The Industrial Safety Forum (ISF), which was organised by the International Labour Organization (ILO) and the Centre for Policy Dialogue (CPD) and held on 12 May aimed to discuss the development of a national industrial safety framework for Bangladesh.
The country is a key sourcing hub and the second-largest apparel exporting country in the world, currently exporting apparel to 167 countries across the globe. It has around 3,500 readymade garment factories and 1,511 textile manufacturing plants, including dyeing-printing-finishing units.
Bangladesh is also starting to stress its sustainability credentials, including worker health and safety, a sign of the progress the industry has made since the 2013 Rana Plaza disaster killed 1,134 people.
Infrastructure and institutional preparedness for industrial safety are still at nascent stages in the country, and building safety, occupational safety and health (OSH) as well as environmental sustainability remain outside the core activities in most industrial sectors, said ILO.
The ISF explained it aims to inspire and engage the relevant stakeholders to establish a sustainable and transparent industrial safety framework, which will act as a foundation for ensuring workplace safety in all industries across Bangladesh.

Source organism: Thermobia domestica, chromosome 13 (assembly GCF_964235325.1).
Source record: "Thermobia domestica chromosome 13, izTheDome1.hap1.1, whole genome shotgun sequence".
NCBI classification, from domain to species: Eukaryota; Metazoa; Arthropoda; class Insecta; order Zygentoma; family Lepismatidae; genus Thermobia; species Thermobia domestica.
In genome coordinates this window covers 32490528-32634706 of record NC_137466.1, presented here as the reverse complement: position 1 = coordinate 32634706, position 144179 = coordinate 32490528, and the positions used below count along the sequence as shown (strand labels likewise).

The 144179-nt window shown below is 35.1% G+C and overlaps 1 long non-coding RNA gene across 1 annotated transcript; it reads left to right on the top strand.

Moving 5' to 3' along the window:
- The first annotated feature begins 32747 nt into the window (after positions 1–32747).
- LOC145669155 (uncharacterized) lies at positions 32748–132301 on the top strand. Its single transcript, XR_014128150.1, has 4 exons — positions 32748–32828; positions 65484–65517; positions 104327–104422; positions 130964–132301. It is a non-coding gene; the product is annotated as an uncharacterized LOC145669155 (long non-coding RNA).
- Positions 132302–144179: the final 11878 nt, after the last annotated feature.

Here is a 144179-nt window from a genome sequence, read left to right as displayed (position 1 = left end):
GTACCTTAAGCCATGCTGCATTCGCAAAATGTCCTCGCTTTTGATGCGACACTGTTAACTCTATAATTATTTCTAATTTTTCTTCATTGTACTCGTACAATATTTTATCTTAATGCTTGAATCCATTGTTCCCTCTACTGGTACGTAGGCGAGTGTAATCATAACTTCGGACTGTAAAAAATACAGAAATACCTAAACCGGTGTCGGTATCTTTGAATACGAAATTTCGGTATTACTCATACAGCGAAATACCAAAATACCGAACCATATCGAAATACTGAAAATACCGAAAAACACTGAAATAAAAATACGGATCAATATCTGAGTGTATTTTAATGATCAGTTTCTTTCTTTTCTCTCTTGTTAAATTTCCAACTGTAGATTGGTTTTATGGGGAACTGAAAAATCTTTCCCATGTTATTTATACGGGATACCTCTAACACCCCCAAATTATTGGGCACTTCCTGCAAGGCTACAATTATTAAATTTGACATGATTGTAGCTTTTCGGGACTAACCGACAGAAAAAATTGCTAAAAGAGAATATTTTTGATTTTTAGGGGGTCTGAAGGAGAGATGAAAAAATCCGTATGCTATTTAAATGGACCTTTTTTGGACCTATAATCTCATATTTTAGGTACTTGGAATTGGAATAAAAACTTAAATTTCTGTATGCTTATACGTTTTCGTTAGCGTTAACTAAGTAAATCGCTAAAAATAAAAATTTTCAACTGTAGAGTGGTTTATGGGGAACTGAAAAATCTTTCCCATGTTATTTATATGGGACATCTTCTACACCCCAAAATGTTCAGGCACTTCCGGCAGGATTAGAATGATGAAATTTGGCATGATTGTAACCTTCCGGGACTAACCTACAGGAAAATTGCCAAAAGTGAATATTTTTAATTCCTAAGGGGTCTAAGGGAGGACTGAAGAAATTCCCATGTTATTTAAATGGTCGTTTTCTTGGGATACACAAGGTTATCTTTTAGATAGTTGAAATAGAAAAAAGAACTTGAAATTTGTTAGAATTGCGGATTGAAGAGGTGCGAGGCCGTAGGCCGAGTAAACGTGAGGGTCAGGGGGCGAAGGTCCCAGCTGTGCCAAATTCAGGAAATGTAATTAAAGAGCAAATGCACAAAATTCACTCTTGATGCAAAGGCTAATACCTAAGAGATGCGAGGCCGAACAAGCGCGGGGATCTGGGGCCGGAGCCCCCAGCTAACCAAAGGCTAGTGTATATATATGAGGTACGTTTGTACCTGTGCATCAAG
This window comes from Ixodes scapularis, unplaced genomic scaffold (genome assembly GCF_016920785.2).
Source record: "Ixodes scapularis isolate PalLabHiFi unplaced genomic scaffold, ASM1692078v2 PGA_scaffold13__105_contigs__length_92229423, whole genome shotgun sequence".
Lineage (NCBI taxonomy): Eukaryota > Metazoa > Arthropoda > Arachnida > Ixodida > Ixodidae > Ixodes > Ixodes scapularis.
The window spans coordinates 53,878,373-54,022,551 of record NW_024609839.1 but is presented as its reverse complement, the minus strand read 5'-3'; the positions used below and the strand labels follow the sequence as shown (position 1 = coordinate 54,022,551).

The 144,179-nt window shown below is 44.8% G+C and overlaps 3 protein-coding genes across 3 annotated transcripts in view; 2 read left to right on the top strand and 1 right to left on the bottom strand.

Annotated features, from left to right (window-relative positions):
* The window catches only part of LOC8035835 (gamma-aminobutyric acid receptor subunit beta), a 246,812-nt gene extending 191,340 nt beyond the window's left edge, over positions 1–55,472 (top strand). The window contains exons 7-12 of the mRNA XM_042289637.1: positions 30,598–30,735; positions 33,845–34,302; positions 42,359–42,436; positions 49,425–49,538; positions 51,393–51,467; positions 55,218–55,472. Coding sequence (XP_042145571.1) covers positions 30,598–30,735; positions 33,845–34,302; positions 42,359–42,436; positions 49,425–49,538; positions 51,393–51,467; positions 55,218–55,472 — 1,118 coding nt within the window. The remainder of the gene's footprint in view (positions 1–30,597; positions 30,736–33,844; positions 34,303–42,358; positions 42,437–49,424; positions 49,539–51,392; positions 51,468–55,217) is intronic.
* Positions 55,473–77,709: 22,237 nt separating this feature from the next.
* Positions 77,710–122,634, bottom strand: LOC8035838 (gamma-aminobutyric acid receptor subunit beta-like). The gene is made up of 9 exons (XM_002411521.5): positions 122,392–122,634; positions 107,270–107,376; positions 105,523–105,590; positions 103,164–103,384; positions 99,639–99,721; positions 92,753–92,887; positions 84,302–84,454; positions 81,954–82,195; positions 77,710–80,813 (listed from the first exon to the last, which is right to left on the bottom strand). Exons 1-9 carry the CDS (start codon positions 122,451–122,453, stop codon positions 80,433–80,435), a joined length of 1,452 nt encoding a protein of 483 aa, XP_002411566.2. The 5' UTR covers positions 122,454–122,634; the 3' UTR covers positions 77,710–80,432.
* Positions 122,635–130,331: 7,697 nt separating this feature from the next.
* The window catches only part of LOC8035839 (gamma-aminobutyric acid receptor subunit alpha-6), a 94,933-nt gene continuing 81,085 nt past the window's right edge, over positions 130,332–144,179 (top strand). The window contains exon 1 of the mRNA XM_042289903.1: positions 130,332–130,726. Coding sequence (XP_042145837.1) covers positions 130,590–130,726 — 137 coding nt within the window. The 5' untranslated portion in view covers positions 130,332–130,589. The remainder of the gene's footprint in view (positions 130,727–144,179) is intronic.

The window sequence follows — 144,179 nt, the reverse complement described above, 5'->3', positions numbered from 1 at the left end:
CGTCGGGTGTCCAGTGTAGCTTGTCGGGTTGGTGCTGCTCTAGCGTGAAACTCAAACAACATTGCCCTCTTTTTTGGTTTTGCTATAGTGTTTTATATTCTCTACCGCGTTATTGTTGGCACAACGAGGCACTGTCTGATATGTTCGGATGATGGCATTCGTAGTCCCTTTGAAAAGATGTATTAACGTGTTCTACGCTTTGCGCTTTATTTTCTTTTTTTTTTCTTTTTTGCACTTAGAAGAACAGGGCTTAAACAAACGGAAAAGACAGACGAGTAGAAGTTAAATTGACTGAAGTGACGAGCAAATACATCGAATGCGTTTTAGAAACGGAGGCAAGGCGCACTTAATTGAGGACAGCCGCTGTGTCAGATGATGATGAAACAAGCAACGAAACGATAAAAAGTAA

Md. Ehsan-E-Elahi, secretary of labour and employment points out the ministry has formed two tripartite committees to review and amend the labour law to maintain decent workplaces and industrial safety. He said: “For inclusive growth of the country, the government and the public bodies need to work with the employers and the civil society collaboratively.”
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Tuomo Poutiainen, ILO Bangladesh’s country director added, “ISF provided a platform to discuss, engage and collaborate for improving workplace safety and health in all economic sectors across Bangladesh. We hope the recommendations and commitments shared at the forum will drive the process of developing a national industrial safety framework.”
Guest of honour, Ardashir Kabir, president of Bangladesh Employers’ Federation (BEF) told the forum he believes it will help to create synergy and for everyone to work together for the common cause of raising industrial safety standards.
The other guest of honour, Ms Shamim Ara, chairperson of National Coordination Committee for Workers’ Education (NCCWE) stated: “Safety at workplaces not only keeps the workers secure but it also improves the worker-employer relationships, increases productivity, and takes the country forward.”